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Twilight Concert at the Corcoran

The Corcoran Gallery of Art is home to a little jewel box of a room in their Salon Doré, decorated with gold panels, gilding, and a large ceiling mural. If it has the feel of stepping into an 18th-century central European royal chamber, it's because it is exactly that: a salon of the Clermont mansion, commissioned by the Comte d'Orsay and transferred to New York before being bequeathed to the Corcoran. The room alone would be worth the trip, but last Sunday (April 10), a Twilight Concert was held in this room. Daylight Saving Time may have made that a slight misnomer, but no finer and more intimate setting could have been found for this chapter of Washington's Paris on the Potomac celebration. A turquoise-blue harpsichord greeted the audience and fit the decor like a glove.

The program presented one of my favorite composers, Georg Philipp Telemann, the early Baroque composer Jakob Froberger, and Johann Sebastian Bach. Performing works for transverse flute and harpsichord were the young Messrs. St. Martin and Pearl. Colin St. Martin, who honed his traverso skills in Brussels under Berthold Kuijken (a member of the eponymous early music gang), played the Telemann Suite in D Minor, and a few uneven spots aside, he played it very well. Adam Pearl accompanied him with equal skill and commitment.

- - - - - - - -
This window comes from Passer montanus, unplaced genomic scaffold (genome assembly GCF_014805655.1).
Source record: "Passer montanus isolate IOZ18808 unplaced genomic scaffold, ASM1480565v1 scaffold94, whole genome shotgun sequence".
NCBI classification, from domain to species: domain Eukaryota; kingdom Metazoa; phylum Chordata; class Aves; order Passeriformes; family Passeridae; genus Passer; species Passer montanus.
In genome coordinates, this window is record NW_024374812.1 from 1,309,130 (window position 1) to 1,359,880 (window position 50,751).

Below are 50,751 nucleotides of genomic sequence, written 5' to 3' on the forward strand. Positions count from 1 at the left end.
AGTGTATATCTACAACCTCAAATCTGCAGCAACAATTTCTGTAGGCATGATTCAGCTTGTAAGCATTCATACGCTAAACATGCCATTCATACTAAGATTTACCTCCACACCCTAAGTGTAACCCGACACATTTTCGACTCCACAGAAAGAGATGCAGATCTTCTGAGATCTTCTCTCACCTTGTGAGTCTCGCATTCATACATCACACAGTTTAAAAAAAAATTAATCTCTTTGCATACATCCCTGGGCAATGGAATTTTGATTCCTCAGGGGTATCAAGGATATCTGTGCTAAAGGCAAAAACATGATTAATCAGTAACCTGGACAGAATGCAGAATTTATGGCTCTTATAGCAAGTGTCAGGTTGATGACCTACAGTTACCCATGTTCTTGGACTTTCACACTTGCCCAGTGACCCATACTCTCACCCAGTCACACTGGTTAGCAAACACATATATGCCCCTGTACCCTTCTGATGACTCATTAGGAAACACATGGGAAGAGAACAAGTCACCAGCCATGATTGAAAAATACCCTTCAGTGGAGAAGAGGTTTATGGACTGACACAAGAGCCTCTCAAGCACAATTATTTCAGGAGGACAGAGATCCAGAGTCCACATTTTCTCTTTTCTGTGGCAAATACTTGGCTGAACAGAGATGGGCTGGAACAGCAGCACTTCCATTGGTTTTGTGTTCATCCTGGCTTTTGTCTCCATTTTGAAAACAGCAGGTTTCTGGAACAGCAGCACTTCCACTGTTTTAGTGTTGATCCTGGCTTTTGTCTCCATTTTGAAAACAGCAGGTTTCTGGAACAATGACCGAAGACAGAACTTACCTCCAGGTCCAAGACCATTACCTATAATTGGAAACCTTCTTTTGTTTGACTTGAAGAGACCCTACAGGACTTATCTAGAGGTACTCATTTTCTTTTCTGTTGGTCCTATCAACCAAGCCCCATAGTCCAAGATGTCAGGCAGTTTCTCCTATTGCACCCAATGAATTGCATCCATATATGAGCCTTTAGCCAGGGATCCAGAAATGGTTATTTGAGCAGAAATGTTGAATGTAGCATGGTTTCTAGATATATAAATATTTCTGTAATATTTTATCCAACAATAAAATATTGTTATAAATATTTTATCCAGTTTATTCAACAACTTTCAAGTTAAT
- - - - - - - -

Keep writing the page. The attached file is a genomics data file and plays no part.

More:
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J.S.Bach, Complete Sonatas for Flute,
Jed Wentz
Channel Classics

In the Froberger Suite in G Minor for harpsichord—very much in the French style, with its imitations of dance movements Allemande, Gigue, Courante, and Sarabande—Mr. Pearl was able to communicate some sense of the joy it is to play these works. A few slips here and there could not distract from that. Bach's Partita in A Minor (BWV 1013) for flute solo is a very fine little work covering a surprising range of emotions. Mr. St. Martin's own Prélude was tacked on to the front; the Sarabande seemed curiously missing. While there were several weaker spots, the performance also offered moments that were downright ravishing.

Telemann's Concerto III in A was marvelous from the first note on. Not in the French style, in which Telemann was such an astute master, but no less beautiful for that. Pearl and St. Martin both turned in their finest and most charged playing and gave the work an exciting edge. Even when presented so well, the work may still not convince anyone today that Telemann is vastly superior to Bach, but it certainly offered a hint as to why their contemporaries thought so. (Bach, incidentally, only got his job in Leipzig because the first choice, Telemann, and the second choice, Christoph Graupner, declined.)

The subsequent reception, with French wine and conversation amid the paintings of the Corcoran Gallery, rounded a wonderful evening off splendidly.

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